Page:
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Recurrent pruritic vesicles
Post Date: 06/05/2009
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A 1-year-old boy was brought in for a second opinion about the recurrent pruritic vesicles and pustules on his hands and feet. This was the third episode and in both of the previous episodes, the doctors thought the child had scabies. The child was treated with permethrin both times and within 2 to 3 weeks the skin cleared. No other family members had lesions or symptoms.
What's your diagnosis?
This patient had a typical case of infantile acropustulosis, which is often misdiagnosed as scabies. This intensely pruritic, vesiculopustular disease of young children is rare, and typically begins in the second or third months of life, though it can begin when the patient is 10 months old. It occurs slightly more often in darker skinned patients and in boys, can be recurrent, and typically remits when the child is 6 to 36 months of age.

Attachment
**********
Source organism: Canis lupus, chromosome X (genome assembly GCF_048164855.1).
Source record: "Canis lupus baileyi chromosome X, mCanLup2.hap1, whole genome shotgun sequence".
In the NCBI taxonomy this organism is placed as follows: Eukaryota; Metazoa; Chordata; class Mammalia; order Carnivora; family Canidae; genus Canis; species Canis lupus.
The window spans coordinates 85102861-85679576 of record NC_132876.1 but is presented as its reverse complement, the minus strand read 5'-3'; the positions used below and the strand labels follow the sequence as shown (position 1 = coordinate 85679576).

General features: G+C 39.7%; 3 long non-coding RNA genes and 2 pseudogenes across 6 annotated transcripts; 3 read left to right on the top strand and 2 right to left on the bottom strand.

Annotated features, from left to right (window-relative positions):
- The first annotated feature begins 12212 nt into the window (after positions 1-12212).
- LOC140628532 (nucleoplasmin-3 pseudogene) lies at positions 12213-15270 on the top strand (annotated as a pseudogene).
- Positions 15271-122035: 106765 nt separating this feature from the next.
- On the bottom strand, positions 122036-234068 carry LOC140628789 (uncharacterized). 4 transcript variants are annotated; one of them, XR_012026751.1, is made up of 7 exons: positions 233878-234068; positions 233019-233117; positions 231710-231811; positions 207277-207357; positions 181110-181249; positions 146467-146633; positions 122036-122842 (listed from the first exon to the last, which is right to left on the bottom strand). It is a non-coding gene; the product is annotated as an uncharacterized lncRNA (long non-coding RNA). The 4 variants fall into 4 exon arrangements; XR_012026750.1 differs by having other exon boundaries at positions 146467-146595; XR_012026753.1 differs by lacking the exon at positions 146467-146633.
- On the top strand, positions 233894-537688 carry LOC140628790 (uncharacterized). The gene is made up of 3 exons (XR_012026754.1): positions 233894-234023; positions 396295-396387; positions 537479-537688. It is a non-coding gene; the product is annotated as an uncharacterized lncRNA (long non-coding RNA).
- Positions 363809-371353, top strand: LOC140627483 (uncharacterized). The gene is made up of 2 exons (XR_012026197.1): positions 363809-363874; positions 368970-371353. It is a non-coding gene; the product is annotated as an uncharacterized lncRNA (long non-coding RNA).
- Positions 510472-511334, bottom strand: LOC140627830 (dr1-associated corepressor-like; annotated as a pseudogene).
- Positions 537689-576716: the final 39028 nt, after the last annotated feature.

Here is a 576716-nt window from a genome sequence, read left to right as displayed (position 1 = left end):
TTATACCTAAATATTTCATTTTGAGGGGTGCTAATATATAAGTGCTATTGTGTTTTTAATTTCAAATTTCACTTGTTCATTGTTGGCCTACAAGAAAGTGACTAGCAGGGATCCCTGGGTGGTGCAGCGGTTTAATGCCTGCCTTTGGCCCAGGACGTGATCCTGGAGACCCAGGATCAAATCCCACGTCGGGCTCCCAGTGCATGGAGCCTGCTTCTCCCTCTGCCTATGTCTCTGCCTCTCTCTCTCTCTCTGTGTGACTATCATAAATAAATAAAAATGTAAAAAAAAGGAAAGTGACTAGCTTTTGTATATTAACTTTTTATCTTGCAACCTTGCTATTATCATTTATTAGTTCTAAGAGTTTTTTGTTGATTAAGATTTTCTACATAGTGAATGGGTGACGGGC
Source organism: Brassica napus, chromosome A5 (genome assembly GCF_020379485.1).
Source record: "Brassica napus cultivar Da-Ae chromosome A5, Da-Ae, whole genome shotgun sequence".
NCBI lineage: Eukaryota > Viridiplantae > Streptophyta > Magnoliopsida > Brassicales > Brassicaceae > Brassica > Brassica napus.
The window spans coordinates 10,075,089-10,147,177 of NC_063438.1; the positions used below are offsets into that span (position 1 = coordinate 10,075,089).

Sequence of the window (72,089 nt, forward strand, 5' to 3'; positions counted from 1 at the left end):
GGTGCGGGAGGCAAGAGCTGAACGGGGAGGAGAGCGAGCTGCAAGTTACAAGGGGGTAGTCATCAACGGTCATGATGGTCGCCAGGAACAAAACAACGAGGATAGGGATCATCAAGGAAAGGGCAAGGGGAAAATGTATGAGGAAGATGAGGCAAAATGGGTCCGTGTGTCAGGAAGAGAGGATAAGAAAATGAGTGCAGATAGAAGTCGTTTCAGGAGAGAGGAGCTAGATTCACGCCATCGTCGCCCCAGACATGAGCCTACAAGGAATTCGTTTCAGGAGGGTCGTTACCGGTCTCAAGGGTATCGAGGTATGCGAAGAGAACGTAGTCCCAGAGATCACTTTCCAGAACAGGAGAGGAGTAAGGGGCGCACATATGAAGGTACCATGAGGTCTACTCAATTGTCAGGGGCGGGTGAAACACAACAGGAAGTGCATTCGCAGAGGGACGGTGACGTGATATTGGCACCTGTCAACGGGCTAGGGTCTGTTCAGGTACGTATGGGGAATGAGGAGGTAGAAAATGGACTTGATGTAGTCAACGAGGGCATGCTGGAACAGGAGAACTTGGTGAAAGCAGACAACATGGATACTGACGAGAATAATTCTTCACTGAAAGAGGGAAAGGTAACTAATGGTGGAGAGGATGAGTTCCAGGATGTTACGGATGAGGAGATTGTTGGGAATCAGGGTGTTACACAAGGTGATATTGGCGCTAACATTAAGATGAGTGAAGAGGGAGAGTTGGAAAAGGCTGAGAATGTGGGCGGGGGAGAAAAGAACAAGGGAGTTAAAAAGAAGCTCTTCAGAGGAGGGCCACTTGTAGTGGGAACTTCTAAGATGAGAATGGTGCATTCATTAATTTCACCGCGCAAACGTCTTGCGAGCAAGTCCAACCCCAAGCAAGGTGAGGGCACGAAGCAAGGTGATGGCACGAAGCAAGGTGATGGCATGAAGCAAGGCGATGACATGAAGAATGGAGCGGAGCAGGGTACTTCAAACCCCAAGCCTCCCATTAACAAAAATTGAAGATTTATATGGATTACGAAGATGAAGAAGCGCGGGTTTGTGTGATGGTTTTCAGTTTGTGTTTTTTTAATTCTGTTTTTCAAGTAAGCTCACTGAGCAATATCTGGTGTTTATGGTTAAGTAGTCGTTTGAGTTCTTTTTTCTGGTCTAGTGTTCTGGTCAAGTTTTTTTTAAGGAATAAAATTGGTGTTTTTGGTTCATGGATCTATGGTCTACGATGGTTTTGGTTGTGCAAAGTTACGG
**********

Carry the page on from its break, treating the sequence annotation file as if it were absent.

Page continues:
It’s unclear what causes acropustulosis, though some speculate that it is a persistent reaction to scabies (“postscabies syndrome”). Oral antihistamines may be helpful in controlling pruritus. Pramoxine (lotion or cream) may be used topically to control itching as it works by a different mechanism than antihistamine. Corticosteroids (topical and oral) are generally not effective.
We reassured the mother that the condition is not dangerous and would go away on its own. We told her to return with her son if the pustular eruption significantly worsened.
This case was adapted from: Shedd A, Usatine R. Pustular diseases of childhood. In: Usatine R, Smith M, Mayeaux EJ, Chumley H, Tysinger J, eds. The Color Atlas of Family Medicine. New York, NY: McGraw-Hill; 2009: 432-434.
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